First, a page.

CHICAGO (DTN) -- The 12th class of America's Best Young Farmers and Ranchers will be announced Tuesday during NextGen Celebration, the closing dinner of the DTN Ag Summit in Chicago.
The annual award recognizes five farmers and ranchers who best represent the pioneering promises of American agriculture: Farmers and ranchers who are innovative, imaginative and who work to improve their communities.
"We look for farmers and ranchers who are meeting the promise and challenges of 21st-century agriculture," said Gregg Hillyer, editor-in-chief of Progressive Farmer. "As much as any class before them, we believe this class will take agriculture to the new levels of professionalism required of them as they work to feed a hungry and growing world."
The following are America's Best Young Farmers and Ranchers class of 2022.
AJ AND KELLIE BLAIR
Children: Wyatt, 12, and Charlotte, 10
Farm: Corn, soybeans, cattle, soybean seed, oats, alfalfa, cover crops
AJ and Kellie Blair manage a diverse, conservation-oriented operation. They produce corn, soybeans, oats, soybean seed and alfalfa. They also plant cover crops. The Blairs manage a large beef feedlot and, more recently, cow-calf enterprise. A new COVID-era direct-to-consumer frozen meat business has been operating for the past few months.
"Our focus on Blair Farm has been on conservation and continual improvement," Kellie said. "Diversification on our farm has the most benefit for our farm."
Spouse: Heather (teacher)
Children: Jackson, 8; Wade, 6; and Hadley, 5
Farm: soybeans, cover crops, corn
Jones Farm is 650 acres in far northeast Missouri. Cover crops play a big role in improving organic matter in the farm's lighter soils. Wetlands, CRP and timber improvement are important land management practices on the farm.
Jones remembers his father discouraging him from farming. "I remember my dad saying, 'You can't make a living doing this,'" said Jones. He did leave -- as did many others. "In northeast Missouri, we did a really good job running my generation off."
Now, he returns, with 2021 marking his first harvest and the first Jones family member to work these soils in 20 years. "There's a hill to climb," he admitted. "The plan is to invest in the farm, with production from the farm. It's got more yield potential in the bank."
Child: Conley, 4
Ranch: Cattle and Executive Director of the Sandhills Taskforce
Shelly Kelly is a fourth-generation rancher rebuilding native grass stands and a cattle operation on land in Nebraska. Sixty cow-calf pairs graze near Kelly's homestead at Westerville and 50 miles away at Brewster, in the Nebraska Sandhills.
"The changes that we'll be able to make on this place are going to be really exciting to watch," she said.
As executive director of the Sandhills Task Force, Kelly works for a 16-member board that promotes private, profitable ranching and land conservation and stewardship in the Sandhills.
"The Sandhills is a landscape where we can literally take sunshine and turn it into some of the highest-quality protein in the world," she said. "If we weren't managing the Sandhills with cattle, it would not be near as healthy as it is today."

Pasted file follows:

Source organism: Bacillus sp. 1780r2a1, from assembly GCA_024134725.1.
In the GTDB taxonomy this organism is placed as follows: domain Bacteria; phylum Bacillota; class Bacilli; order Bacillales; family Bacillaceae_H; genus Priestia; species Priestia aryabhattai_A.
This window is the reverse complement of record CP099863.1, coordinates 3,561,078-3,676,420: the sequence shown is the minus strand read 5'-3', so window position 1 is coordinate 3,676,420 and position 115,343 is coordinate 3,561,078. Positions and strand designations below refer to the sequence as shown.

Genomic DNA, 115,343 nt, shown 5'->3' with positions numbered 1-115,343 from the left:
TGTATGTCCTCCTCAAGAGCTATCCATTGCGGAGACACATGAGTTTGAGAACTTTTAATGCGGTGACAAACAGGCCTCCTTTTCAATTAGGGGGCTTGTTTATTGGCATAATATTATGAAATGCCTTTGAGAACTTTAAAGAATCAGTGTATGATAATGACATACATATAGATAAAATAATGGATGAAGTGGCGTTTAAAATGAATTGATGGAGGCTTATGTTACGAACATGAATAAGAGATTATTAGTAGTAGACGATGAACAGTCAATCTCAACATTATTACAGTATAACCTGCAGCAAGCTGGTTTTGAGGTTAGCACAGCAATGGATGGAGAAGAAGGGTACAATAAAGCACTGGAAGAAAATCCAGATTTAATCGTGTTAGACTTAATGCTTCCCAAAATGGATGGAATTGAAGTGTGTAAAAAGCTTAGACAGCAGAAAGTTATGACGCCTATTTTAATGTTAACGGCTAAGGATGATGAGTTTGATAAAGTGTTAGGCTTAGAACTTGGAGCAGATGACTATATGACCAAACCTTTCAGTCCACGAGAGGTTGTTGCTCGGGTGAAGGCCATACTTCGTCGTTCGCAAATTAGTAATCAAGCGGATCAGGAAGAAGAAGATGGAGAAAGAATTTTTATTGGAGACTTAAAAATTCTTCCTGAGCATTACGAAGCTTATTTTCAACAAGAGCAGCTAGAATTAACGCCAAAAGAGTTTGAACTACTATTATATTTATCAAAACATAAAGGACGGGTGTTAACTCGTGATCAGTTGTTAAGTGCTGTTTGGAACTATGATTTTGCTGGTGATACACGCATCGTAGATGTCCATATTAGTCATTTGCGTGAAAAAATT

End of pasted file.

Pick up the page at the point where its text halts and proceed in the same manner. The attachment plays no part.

WILLIAM AND ASTRID OSINGA
Children: Fenna, 5, and Thais, 2
Farm: Dairy, forage, rye, sorghum
William Osinga is an eighth-generation dairy farmer -- the first American-born generation. He and his wife, Astrid, run the 500-head W & A Dairy near Winnsboro, Texas. Both of their families immigrated to the United States from the Netherlands.
The Osinga operation focuses on the production of milk -- milking two and three times a day, depending on the season. All field operations are custom harvested.
The milking parlor is housed in an older structure. But with modern equipment, it milks cows at the rate of 110 per hour. W & A's daily milk production average was 48-55 pounds (lbs.) of milk when the Osingas began their business. Today, with improved nutrition, the dairy is stabilized at average production of 58-68 lbs. per cow, per day.
The Osingas manage their business with a sharp focus on the bottom line. The biggest investment of late in the W&A Dairy is their new loafing shed finished in 2020. "It put our goals for efficiency exactly where I wanted them," William said.
TRAVIS AND SARAJANE SNOWDEN
Children: Katelyn, 5, and Wyatt, 3
Ranch: Cattle, forage
Travis and Sarajane Snowden manage 500 cow-calf pairs and heifers outside Toponas, Colorado. They also manage King Creek Ranch, a private accumulation of land owned by investors.
The Snowdens are beginning to retain their own replacement heifers, managing for improved carcass and maternal traits. They have recently opened Snowden Meats, a direct-to-consumer business selling cuts of Snowden production to consumers locally and in Steamboat Springs and in Vail.
Raising children in Colorado high country is "magical," Travis said. "They should know we ride in the same valley as my grandfather, hunting elk as he did, running cattle on some of the same exact dirt that he did."
Someday, they want to ranch fulltime. "Our long-term dream," said Sarajane, "is to be 100%. God will show us when we get there. He brought us together and the opportunities we've had. Now we're praying for the next step. When it comes, we'll know it."
Videos featuring each honoree of this class of 2022 America's Best Young Farmers and Ranchers are found at: https://spotlights.dtnpf.com/….
America's Best Young Farmers and Ranchers is accepting applications for its 13th class, 2023 America's Best Young Farmers and Ranchers.
Find applications at https://spotlights.dtnpf.com/…. The deadline for returning the completed deadline is May 27, 2022. For any questions, contact America's Best Young Farmers and Ranchers program coordinator Dan Miller at: email@example.com.
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